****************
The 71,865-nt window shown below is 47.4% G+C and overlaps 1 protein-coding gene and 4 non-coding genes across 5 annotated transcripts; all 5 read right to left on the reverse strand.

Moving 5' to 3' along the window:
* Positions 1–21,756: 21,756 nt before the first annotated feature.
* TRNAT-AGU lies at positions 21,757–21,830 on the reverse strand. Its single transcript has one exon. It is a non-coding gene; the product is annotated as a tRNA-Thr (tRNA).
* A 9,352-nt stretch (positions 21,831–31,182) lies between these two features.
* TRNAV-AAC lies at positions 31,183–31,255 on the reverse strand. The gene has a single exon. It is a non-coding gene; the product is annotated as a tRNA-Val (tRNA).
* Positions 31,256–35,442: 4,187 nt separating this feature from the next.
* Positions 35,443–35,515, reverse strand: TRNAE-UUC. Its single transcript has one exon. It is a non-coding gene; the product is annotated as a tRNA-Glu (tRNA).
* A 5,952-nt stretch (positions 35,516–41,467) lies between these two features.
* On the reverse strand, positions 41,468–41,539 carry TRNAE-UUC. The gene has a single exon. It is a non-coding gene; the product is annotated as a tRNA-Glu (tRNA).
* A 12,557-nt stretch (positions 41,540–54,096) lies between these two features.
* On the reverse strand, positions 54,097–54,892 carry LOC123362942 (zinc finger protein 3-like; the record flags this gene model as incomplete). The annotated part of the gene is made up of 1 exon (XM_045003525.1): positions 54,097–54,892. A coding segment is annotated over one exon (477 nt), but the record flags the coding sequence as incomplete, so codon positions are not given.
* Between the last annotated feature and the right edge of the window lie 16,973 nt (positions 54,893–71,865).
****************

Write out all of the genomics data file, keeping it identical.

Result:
The 71,865-nt window shown below is 47.4% G+C and overlaps 1 protein-coding gene and 4 non-coding genes across 5 annotated transcripts; all 5 read right to left on the reverse strand.

Moving 5' to 3' along the window:
* Positions 1–21,756: 21,756 nt before the first annotated feature.
* TRNAT-AGU lies at positions 21,757–21,830 on the reverse strand. Its single transcript has one exon. It is a non-coding gene; the product is annotated as a tRNA-Thr (tRNA).
* A 9,352-nt stretch (positions 21,831–31,182) lies between these two features.
* TRNAV-AAC lies at positions 31,183–31,255 on the reverse strand. The gene has a single exon. It is a non-coding gene; the product is annotated as a tRNA-Val (tRNA).
* Positions 31,256–35,442: 4,187 nt separating this feature from the next.
* Positions 35,443–35,515, reverse strand: TRNAE-UUC. Its single transcript has one exon. It is a non-coding gene; the product is annotated as a tRNA-Glu (tRNA).
* A 5,952-nt stretch (positions 35,516–41,467) lies between these two features.
* On the reverse strand, positions 41,468–41,539 carry TRNAE-UUC. The gene has a single exon. It is a non-coding gene; the product is annotated as a tRNA-Glu (tRNA).
* A 12,557-nt stretch (positions 41,540–54,096) lies between these two features.
* On the reverse strand, positions 54,097–54,892 carry LOC123362942 (zinc finger protein 3-like; the record flags this gene model as incomplete). The annotated part of the gene is made up of 1 exon (XM_045003525.1): positions 54,097–54,892. A coding segment is annotated over one exon (477 nt), but the record flags the coding sequence as incomplete, so codon positions are not given.
* Between the last annotated feature and the right edge of the window lie 16,973 nt (positions 54,893–71,865).